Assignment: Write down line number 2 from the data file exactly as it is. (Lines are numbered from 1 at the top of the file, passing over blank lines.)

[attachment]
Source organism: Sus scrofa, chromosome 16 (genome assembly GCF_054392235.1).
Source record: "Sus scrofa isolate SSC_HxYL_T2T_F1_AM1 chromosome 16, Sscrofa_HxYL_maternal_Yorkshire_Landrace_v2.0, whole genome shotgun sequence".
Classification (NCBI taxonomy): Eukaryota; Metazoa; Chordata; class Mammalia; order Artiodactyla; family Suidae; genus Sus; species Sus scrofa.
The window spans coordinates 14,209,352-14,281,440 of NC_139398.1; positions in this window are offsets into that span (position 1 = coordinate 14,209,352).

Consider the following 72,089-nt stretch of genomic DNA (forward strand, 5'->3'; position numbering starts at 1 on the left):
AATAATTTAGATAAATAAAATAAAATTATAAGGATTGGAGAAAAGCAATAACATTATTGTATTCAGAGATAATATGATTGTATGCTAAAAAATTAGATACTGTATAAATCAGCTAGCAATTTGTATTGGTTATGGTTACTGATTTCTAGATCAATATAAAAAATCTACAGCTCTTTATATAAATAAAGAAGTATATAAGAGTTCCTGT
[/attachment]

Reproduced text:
Source record: "Sus scrofa isolate SSC_HxYL_T2T_F1_AM1 chromosome 16, Sscrofa_HxYL_maternal_Yorkshire_Landrace_v2.0, whole genome shotgun sequence".